Saskia Jaszoltowski

(saskia.jaszoltowski@uni-graz.at) is Assistant Professor at the Department of Musicology of the University of Graz. Her research focuses on the history and aesthetics of music in the 20th and 21st centuries, concentrating on audiovisual and intermedial phenomena as well as social and political implications of musical life. She was awarded a doctorate ‘summa cum laude’ at the Free University of Berlin for her PhD thesis on the soundtracks of animated cartoons (Animierte Musik – Beseelte Zeichen: Tonspuren anthropomorpher Tiere in Animated Cartoons, Stuttgart 2013) while working as a research assistant at the Cluster of Excellence ‘Languages of Emotion’.

Lawrence Kramer

(lkramer@fordham.edu) is Distinguished Professor of English and Music at Fordham University in New York City. He is the author of many books, most recently The Thought of Music (University of California, 2016) – the third installment, with Expression and Truth (California 2012) and Interpreting Music(California, 2010), of a trilogy on musical understanding –, and The Hum of the World (California 2019); the long-time editor of 19th-Century Music; and a prizewinning composer.

Bernhard Kuhn

(bkuhn@bucknell.edu) is Professor of Italian Studies at Bucknell University, where he coordinates the Italian Studies Program and teaches Italian language, culture, and cinema. His current areas of research include Italian cinema, intermediality, and, in particular, the relationship between opera and cinema. He is the author of a book entitled Die Oper im italienischen Film (Opera in Italian Cinema) and several articles concerning intermedial aspects of the relationship between stage media and film.

Emily Petermann

(Emily.Petermann@uni-konstanz.de) is the author of The Musical Novel: Imitation of Musical Structure, Performance, and Reception in Contemporary Fiction (2014) and of several articles dealing with various facets of intermediality studies, such as the Bildgedicht, jazz novels, and film musicals. She is the co-founder of the Word and Music Association Forum (2009) and since 2017 has been a member of the Executive Board of the International Association for Word and Music Studies. Other research interests include children’s literature and forms of nonsense across media.

Marion Recknagel

(mail@marion-recknagel.de) is a freelance musicologist and literary critic, who studied musicology, comparative literature, and theatre at Leipzig University, where she received her PhD in 2006. From 2002 to 2004, she was Research Fellow for the project Musikstadt Leipzig at the Institute of Musicology at Leipzig University. She was a Research Associate in comparative literature at Leipzig University’s Institute of Classical Studies and Comparative Literature from 2009 to 2013. Her research interests focus on musical and dramaturgical concepts of opera in the nineteenth and early twentieth centuries, the life and works of Leoš Janáček, nineteenth-century musical aesthetics, and the relationship between music and literature. Her current research project focuses on the history of rhythm and metre in eighteenth-century music and literature.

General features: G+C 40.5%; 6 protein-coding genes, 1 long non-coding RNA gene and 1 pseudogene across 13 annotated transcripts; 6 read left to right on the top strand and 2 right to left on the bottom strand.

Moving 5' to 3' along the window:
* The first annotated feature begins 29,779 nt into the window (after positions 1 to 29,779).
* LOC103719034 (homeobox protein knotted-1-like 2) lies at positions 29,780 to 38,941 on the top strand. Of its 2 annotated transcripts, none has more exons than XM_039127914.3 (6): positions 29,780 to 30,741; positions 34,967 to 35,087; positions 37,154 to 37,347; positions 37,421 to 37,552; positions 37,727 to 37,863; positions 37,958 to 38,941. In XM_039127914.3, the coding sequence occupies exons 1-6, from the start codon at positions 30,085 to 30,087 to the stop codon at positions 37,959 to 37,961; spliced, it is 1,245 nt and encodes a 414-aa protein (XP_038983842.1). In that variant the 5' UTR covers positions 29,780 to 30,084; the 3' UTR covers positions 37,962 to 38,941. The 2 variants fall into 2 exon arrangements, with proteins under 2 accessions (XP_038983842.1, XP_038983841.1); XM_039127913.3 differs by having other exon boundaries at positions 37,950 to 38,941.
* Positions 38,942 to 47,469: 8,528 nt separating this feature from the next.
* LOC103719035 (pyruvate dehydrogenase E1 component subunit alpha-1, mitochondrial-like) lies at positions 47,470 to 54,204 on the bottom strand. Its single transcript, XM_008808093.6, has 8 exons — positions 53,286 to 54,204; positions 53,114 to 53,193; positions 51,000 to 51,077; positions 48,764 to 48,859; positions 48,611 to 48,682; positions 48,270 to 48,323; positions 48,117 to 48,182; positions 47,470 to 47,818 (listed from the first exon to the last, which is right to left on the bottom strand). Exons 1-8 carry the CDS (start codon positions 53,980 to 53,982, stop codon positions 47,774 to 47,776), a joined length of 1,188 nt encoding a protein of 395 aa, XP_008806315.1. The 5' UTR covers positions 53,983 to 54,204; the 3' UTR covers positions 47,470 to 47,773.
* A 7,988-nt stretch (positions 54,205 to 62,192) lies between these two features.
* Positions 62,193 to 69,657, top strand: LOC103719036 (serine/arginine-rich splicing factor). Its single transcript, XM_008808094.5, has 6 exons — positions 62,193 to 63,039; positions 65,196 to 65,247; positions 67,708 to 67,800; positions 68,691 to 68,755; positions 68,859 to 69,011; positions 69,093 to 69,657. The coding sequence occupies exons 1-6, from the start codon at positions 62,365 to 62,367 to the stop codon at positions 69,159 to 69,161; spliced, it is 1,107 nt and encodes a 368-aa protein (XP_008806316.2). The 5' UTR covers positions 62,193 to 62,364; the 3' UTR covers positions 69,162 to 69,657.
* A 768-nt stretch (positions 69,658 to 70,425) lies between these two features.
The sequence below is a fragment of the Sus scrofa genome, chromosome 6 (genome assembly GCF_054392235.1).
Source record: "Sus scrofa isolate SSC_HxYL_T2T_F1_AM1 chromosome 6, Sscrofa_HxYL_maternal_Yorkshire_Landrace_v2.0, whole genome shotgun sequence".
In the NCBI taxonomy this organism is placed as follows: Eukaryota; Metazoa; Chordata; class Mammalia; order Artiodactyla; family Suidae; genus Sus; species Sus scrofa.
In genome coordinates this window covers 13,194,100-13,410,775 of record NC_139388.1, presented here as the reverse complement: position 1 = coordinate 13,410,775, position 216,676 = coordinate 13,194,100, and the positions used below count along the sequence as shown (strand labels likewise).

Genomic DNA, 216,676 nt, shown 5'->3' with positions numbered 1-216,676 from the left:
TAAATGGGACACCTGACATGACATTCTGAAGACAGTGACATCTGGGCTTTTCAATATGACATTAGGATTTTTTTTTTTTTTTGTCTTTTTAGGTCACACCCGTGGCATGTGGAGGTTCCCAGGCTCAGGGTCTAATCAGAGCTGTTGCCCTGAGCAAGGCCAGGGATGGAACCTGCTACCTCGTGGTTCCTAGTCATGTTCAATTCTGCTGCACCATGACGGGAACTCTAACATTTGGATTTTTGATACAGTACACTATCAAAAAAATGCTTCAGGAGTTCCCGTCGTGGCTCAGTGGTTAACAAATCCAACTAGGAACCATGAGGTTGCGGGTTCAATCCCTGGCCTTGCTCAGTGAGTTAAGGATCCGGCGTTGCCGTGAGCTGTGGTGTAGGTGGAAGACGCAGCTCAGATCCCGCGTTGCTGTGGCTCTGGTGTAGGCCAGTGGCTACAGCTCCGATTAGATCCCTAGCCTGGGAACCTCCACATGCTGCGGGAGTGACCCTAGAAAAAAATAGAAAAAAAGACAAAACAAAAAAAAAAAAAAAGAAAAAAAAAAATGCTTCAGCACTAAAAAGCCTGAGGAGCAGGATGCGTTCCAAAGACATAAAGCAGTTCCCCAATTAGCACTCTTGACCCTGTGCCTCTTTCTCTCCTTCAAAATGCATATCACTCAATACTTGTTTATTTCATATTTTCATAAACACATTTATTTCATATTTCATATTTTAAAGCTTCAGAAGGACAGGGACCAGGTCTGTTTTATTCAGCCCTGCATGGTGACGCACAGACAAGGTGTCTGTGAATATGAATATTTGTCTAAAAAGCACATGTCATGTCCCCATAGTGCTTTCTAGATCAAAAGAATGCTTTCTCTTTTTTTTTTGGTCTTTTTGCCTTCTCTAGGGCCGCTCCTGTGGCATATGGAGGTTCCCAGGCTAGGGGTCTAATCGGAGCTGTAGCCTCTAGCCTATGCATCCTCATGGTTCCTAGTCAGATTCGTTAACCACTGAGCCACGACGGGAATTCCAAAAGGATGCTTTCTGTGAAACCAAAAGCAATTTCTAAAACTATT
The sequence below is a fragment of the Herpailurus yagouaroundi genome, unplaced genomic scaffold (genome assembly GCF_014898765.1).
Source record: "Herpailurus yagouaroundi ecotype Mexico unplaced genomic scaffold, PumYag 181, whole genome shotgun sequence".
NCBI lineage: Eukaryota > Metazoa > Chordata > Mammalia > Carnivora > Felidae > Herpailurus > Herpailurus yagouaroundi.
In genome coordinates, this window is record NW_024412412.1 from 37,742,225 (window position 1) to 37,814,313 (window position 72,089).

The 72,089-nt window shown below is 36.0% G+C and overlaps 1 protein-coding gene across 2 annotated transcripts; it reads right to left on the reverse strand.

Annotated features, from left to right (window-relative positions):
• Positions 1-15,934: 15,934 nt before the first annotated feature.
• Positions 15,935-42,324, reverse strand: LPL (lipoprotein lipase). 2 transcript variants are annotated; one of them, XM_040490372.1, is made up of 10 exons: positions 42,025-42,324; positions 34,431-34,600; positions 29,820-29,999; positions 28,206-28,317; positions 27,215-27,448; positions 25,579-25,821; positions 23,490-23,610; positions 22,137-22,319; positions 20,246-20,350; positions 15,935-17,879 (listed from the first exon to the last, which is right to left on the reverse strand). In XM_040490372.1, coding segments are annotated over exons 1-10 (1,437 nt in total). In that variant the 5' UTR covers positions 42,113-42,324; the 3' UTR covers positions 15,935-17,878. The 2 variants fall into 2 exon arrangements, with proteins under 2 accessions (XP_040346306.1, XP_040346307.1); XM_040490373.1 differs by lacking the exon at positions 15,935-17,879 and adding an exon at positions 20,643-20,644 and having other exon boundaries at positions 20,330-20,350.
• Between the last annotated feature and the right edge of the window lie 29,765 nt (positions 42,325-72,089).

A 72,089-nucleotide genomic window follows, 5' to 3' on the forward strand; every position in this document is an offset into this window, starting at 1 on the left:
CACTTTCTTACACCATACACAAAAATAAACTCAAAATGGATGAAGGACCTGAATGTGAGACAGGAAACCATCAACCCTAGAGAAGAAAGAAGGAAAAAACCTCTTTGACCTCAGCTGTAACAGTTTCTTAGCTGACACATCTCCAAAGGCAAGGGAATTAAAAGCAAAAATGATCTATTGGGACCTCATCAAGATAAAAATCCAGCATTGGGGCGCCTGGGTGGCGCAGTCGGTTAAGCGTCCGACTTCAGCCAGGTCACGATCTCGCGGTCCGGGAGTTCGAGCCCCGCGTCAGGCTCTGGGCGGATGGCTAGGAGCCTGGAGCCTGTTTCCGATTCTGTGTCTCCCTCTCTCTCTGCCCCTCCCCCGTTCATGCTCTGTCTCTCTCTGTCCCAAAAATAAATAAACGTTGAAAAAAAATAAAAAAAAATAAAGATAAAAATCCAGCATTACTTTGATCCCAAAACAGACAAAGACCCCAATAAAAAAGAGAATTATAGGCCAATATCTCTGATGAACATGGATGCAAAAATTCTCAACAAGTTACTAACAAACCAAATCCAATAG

Jordan Carmalt Stokes

(jstokes@wcupa.edu) received his PhD from the cuny Graduate Center, where his dissertation, Music and Genre in Film: Aesthetics and Ideology, was co-recipient of the Barry S. Brook Award. His research and reviews have been published in Music and the Moving Image, The Journal of Musicology, American Music, and American Music Review. He currently teaches at West Chester University, and hosts the podcast “New Books in Music” on the New Books Network.

David Francis Urrows

(odresel@hotmail.com) is a historical musicologist and composer. Between 1989 and 2018 he taught at Hong Kong Baptist University, where he established The Pipe Organ in China Project (www.organcn.org). He has also taught at the University of Massachusetts, the Hong Kong Academy for Performing Arts, and Eastern Mediterranean University. He is editor of the critical edition of the works of Otto Dresel (1826–1890) and has also written on topics ranging from Hildegard of Bingen to nineteenth-century émigré studies to twentieth-century choral music to Andrew Lloyd Webber. His book Keys to the Kingdom: A History of the Pipe Organ in China was published in 2017. He has been a member of wma since 2003 and is Secretary of the Association.

Werner Wolf

(werner.wolf@uni-graz.at) is Professor and Chair of English and General Literature at the University of Graz, Austria. His main areas of research are literary theory (aesthetic illusion, narratology, and metafiction/metareference in particular), functions of literature, 18th- to 21st-century English fiction, as well as intermediality studies (relations and comparisons between literature and other media, notably music and the visual arts). His publications include, besides numerous essays, reviews and contributions to literary encyclopedias, the monographs Ästhetische Illusion und Illusionsdurchbrechung in der Erzählkunst (Aesthetic Illusion and the Breaking of Illusion in Fiction, 1993) and The Musicalization of Fiction: A Study in the Theory and History of Intermediality (1999). He is also (co-)editor of volumes 1, 3, 5, 11 and 14 of the book series Word and Music Studies (1999–2015) as well as of volumes 1, 2, 4–6 and 11 of the series Studies in Intermediality: Framing Borders in Literature and Other Media (2006); Description in Literature and Other Media (2007); Metareference across Media: Theory and Case Studies (2009); The Metareferential Turn in Contemporary Arts and Media: Forms, Functions, Attempts at Explanation (2011); Immersion and Distance: Aesthetic Illusion in Literature and Other Media (2013); Meaningful Absence Across Media: The Significance of Missing Signifiers (2019).

Music, Narrative and the Moving Image

Varieties of Plurimedial Interrelations